Portugal may be mair than a mile or twa from Glebe Street.
But that hasn’t stopped The Broons and Oor Wullie making their mark in the city of Braga, Portugal – thanks to 10-year-old Anna Sofia Neres’ fascination with the DC Thomson & Co. characters.
As well as learning their Scots tongue from her passion for their books, Anna Sofia has created a nativity scene featuring The Broons and Oor Wullie – which Wullie himself said was “the very dab”!
Brazilian-Portuguese Anna Sofia fell in love with The Bairn and the rest of the Broon clan when her aunt, who lives in Edinburgh, gifted her a Broons book last summer.
Although stumped at first by the dialect, Anna Sofia read the stories every bedtime and has learned many of the phrases used by Paw, Maw and their family.
Anna Sofia’s done a richt braw job o’ ma dungarees an’ tackety boots.”
When her aunt Dora Cançado visited at Christmas, Anna Sofia surprised her with the nativity scene, featuring The Bairn as Baby Jesus, Maggie as an angel and the But an’ Ben as the stable.
She spent two weeks painstakingly crafting the characters from marbles and epoxy and painting their faces and clothing in stunning detail, with the help of her mum Olivia and dad Tyago.
Anna Sofia told us: “I’m very proud of how I made Maw and Daphne, especially because of how I shaped their skirts and Maw’s hair out of the epoxy.
“My mom and I ran out of epoxy to make Granpaw, he has such a big beard!
“But luckily we had enough for Oor Wullie’s hair, so Oor Wullie was in and Grandpaw was out, sadly.”
Thrilled to have made the cut, Wullie said: “The very dab! Anna Sofia’s done a richt braw job o’ ma dungarees an’ tackety boots.”
Anna Sofia’s favourite characters are The Bairn and Daphne.
She said: “I really like the drawings of Daphne and the way she acts in the stories, she’s very entertaining.
“I also think it’s really funny how Paw always gets into trouble with Maw!”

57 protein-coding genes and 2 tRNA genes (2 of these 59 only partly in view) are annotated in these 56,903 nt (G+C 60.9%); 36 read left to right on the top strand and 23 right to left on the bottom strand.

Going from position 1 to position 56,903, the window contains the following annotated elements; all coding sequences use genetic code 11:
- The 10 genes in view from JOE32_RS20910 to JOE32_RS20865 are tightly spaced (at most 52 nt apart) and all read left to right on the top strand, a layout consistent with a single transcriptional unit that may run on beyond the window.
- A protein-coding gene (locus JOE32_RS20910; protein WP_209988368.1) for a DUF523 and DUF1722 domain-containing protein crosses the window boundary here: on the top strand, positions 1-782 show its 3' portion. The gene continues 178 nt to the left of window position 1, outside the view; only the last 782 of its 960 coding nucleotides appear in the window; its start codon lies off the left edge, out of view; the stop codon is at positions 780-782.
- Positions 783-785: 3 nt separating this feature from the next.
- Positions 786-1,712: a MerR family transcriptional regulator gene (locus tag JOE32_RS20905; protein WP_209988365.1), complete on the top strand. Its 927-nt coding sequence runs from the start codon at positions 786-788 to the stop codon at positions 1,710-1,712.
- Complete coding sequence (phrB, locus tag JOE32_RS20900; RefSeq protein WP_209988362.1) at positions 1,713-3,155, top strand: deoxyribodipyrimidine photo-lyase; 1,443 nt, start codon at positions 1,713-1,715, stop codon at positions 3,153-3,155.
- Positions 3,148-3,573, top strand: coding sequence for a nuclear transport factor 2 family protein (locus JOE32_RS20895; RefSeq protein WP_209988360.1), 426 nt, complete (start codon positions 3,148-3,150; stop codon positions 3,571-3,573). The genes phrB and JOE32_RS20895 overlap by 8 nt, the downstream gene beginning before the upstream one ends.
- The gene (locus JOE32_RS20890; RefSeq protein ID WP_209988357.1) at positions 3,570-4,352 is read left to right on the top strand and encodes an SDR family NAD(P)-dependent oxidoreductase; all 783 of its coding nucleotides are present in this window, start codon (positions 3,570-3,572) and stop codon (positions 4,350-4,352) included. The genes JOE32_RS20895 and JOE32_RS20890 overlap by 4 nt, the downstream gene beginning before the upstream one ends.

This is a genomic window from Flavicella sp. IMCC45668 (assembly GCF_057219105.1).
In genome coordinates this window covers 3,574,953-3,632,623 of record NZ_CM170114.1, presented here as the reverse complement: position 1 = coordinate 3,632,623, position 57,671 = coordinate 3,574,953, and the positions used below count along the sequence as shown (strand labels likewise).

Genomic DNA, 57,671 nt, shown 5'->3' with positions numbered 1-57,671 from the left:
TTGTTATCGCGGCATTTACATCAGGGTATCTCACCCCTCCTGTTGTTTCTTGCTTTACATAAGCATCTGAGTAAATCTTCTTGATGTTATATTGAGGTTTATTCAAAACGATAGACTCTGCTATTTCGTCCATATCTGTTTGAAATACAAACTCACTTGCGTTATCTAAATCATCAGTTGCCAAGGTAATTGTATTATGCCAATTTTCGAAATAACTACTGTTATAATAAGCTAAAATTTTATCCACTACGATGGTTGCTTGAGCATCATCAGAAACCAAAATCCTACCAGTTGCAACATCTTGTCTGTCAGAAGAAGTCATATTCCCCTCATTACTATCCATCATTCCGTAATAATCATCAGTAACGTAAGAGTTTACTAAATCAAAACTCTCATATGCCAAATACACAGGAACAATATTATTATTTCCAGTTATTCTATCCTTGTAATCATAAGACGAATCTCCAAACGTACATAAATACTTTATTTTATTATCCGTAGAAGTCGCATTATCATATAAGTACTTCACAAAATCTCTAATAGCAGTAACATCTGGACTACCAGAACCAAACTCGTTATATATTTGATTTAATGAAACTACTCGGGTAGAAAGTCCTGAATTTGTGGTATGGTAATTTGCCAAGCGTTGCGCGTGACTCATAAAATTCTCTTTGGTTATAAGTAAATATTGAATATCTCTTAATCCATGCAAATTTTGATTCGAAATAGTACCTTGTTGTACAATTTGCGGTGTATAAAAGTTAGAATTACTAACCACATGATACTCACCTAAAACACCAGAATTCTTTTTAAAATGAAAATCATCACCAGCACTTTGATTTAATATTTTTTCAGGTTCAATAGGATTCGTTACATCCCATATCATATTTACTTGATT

Hen Broon shares Brazilian humour
Hen’s comical antics also have dad Tyago in hoots of laughter, reminding him of people in north-east Brazil, where he comes from.
In one story Paw takes a parrot home and Hen asks if he isn’t too old to ‘tak’ up piracy for a living.
Anna Sofia said: “My dad said that’s exactly how someone in the north-east of Brazil would react. They also wouldn’t ask a boring question like ‘why do you have a parrot with you?’ but would also add a flourish to their question, just like Hen did.”
My favourite phrase is when somebody in the story says ‘Ye daft auld gowk’!”
Anna Sofia Neres, 10
To understand The Broons’ dialect as she first read the stories with Dora last summer, Anna Sofia would say the words she didn’t understand out loud and see what they sounded similar to.
“Now I understand most of it, but there are still some words here and there that my mom and I look up on the internet,” she said.
“My favourite phrase is when somebody in the story says ‘Ye daft auld gowk’!”
DC Thomson & Co. heritage brands editor Gordon Tait was impressed by the nativity scene.
He said: “I always knew it should have been called be ‘A Bairn in a Manger’, not ‘A Wean in a Manger’.
“Anna Sofia has really captured each of the characters and brought them to life. The creative talent on display here is so impressive. I think we could have a future Broons and Wullie artist in the making.
“I just can’t wait to share this with Maw and Paw Broon.”
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